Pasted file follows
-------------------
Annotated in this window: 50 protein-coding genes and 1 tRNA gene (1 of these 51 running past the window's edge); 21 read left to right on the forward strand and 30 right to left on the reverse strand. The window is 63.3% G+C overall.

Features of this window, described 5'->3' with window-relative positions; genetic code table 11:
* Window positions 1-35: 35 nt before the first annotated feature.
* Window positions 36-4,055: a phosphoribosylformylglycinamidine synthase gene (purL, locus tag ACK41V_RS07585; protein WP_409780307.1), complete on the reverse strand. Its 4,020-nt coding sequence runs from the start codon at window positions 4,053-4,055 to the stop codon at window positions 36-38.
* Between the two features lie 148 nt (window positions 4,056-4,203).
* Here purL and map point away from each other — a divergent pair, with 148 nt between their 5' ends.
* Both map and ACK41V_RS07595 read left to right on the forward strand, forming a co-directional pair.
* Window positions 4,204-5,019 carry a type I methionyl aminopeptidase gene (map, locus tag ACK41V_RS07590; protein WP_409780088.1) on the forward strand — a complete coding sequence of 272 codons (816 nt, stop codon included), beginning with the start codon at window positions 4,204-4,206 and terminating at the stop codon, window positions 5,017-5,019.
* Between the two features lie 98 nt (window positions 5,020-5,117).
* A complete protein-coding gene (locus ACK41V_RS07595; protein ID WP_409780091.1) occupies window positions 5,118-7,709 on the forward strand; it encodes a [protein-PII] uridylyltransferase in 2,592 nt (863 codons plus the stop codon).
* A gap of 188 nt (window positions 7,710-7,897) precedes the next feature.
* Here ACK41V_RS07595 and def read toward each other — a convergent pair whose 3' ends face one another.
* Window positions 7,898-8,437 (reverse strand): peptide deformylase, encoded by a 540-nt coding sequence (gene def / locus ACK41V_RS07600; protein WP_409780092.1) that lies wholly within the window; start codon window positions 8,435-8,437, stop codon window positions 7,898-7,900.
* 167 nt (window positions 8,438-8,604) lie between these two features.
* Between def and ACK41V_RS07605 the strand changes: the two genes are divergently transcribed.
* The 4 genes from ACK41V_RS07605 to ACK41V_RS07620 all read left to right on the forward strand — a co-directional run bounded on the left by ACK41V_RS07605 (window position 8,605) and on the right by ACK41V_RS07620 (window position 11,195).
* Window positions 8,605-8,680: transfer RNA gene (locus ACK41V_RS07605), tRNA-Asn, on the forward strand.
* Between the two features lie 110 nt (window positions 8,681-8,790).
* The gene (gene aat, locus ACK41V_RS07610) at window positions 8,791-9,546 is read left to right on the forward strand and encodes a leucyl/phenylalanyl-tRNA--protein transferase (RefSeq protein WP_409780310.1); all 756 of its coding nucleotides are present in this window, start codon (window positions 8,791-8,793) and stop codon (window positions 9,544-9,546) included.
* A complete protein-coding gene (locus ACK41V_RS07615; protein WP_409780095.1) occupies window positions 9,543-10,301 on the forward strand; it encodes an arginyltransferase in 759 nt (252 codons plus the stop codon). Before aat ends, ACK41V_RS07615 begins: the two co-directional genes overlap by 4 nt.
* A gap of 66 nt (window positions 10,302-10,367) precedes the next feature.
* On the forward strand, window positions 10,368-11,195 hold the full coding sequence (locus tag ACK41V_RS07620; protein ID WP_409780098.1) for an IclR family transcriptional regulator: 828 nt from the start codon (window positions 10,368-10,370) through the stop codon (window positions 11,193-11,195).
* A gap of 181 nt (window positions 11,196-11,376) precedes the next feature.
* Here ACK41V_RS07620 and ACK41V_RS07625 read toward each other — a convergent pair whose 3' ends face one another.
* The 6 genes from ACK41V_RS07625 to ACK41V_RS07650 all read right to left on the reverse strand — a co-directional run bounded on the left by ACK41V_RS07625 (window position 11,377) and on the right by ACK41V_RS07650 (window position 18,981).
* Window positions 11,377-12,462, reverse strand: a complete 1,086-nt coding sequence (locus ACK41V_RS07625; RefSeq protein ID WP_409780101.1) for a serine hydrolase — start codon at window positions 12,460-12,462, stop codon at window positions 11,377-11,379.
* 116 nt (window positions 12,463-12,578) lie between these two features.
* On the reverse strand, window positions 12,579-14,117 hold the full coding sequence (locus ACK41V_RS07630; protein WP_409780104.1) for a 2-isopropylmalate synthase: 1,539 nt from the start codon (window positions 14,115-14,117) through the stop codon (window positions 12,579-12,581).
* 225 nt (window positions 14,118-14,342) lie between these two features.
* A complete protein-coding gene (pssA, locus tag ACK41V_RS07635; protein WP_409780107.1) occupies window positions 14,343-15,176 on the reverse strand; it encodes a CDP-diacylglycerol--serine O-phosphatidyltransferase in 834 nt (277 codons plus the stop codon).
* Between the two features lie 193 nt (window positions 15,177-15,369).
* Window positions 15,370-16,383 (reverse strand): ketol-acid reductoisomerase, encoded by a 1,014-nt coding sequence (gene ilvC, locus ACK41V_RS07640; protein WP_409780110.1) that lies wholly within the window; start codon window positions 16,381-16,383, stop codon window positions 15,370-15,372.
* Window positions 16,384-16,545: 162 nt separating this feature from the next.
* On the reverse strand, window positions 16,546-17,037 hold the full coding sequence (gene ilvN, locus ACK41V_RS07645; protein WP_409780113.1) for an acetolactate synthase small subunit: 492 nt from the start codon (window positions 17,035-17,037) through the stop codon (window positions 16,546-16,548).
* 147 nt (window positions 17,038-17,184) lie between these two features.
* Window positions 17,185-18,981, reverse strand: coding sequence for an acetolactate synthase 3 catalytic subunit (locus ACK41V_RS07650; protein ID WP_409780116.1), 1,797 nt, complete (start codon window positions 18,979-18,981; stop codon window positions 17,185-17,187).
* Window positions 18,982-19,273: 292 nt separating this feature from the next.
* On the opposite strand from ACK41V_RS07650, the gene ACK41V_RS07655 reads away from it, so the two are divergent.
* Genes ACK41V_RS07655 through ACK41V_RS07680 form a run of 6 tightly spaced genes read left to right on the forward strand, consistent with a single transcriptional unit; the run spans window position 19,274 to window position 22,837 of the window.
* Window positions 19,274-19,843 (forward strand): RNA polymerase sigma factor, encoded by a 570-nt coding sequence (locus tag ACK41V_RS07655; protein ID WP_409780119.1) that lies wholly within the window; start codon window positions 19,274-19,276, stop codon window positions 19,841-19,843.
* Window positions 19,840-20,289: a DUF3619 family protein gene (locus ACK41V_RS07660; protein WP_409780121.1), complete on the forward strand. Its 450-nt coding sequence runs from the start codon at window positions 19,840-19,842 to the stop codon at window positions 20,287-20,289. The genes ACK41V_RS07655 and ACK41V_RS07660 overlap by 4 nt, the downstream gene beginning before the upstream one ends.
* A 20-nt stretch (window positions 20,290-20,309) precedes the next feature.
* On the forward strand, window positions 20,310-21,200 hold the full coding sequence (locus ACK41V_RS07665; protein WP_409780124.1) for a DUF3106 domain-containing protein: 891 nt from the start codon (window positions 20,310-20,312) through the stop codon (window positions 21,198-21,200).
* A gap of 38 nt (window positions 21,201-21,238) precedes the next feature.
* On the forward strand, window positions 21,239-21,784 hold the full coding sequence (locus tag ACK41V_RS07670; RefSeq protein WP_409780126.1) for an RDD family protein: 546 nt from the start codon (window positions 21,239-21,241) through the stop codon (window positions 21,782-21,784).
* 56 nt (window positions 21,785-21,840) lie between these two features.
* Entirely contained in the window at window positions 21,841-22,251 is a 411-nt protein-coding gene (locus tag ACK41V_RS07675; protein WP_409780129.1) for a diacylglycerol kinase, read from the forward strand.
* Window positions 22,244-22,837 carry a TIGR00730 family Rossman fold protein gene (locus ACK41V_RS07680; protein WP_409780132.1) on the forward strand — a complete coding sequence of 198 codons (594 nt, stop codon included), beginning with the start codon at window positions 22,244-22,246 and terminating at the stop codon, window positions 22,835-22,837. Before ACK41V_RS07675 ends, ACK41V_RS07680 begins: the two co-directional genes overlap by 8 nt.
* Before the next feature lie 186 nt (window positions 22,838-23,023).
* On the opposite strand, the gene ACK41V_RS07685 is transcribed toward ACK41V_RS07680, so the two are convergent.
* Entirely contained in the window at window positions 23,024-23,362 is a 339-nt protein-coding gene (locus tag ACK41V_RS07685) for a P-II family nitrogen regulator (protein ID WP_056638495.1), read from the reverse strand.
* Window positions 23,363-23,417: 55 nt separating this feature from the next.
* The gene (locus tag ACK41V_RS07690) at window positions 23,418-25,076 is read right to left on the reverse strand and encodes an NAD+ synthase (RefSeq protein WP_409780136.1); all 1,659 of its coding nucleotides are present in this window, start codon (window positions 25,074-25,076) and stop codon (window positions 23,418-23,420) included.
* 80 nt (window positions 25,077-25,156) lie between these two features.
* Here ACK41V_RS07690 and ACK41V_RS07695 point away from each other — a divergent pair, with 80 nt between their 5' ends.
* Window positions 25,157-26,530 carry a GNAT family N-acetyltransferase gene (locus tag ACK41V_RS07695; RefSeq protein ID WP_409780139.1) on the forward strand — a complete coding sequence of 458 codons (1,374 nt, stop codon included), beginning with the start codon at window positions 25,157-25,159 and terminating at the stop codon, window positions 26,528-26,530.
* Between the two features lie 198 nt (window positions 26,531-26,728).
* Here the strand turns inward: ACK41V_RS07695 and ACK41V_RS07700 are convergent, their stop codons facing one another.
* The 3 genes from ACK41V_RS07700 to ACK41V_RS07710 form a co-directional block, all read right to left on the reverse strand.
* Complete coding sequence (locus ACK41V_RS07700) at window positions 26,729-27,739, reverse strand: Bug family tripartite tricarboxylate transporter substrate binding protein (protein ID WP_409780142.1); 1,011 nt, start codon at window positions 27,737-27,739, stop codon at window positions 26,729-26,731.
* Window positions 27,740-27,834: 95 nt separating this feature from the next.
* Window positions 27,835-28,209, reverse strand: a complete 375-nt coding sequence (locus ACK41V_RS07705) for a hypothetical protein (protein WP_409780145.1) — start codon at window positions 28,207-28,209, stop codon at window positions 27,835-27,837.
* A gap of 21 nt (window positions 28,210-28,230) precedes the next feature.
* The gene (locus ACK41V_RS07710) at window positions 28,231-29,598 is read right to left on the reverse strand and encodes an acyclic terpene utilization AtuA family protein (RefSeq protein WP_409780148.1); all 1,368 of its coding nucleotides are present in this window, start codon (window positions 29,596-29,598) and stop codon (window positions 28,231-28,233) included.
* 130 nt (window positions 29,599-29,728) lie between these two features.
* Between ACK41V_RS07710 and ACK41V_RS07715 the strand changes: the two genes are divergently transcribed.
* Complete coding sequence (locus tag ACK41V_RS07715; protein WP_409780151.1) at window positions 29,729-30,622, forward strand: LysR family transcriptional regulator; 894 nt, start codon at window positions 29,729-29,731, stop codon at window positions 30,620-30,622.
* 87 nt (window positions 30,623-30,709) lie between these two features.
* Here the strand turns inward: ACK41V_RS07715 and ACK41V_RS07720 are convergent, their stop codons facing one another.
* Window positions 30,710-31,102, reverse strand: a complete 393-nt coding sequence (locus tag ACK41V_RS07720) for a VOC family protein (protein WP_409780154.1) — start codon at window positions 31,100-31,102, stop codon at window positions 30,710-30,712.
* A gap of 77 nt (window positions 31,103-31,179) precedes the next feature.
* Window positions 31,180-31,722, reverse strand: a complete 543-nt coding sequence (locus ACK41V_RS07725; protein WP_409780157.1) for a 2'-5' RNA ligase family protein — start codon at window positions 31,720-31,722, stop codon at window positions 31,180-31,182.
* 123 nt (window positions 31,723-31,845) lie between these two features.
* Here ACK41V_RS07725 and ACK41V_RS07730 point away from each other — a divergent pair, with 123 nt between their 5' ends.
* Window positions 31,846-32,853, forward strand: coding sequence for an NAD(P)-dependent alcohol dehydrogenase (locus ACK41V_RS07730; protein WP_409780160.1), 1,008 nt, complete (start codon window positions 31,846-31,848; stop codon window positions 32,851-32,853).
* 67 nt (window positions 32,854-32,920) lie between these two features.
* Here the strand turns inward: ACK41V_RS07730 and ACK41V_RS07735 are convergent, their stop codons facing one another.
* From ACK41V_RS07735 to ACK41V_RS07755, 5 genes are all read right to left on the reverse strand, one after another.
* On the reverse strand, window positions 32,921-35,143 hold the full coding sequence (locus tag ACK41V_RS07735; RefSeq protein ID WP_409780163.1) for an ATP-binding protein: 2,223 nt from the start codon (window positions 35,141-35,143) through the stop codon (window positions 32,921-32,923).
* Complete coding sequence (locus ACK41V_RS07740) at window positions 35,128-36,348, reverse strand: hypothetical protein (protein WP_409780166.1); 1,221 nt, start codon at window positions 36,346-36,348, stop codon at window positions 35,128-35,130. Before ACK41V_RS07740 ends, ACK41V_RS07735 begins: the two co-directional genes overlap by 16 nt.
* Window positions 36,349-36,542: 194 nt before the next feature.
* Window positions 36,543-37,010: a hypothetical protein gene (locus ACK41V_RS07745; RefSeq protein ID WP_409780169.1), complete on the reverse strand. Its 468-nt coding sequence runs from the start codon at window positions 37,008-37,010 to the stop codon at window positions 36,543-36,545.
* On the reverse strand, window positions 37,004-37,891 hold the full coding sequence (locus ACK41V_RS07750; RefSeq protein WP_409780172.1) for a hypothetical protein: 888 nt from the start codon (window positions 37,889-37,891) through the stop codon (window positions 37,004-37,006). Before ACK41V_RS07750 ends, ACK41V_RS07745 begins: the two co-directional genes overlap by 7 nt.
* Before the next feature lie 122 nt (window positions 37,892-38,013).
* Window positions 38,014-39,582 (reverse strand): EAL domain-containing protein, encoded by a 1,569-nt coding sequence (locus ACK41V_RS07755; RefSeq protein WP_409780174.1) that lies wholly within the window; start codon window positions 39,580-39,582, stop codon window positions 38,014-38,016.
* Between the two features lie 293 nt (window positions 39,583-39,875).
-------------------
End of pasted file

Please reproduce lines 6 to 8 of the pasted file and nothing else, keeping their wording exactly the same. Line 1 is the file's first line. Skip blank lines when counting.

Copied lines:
* Here purL and map point away from each other — a divergent pair, with 148 nt between their 5' ends.
* Both map and ACK41V_RS07595 read left to right on the forward strand, forming a co-directional pair.
* Window positions 4,204-5,019 carry a type I methionyl aminopeptidase gene (map, locus tag ACK41V_RS07590; protein WP_409780088.1) on the forward strand — a complete coding sequence of 272 codons (816 nt, stop codon included), beginning with the start codon at window positions 4,204-4,206 and terminating at the stop codon, window positions 5,017-5,019.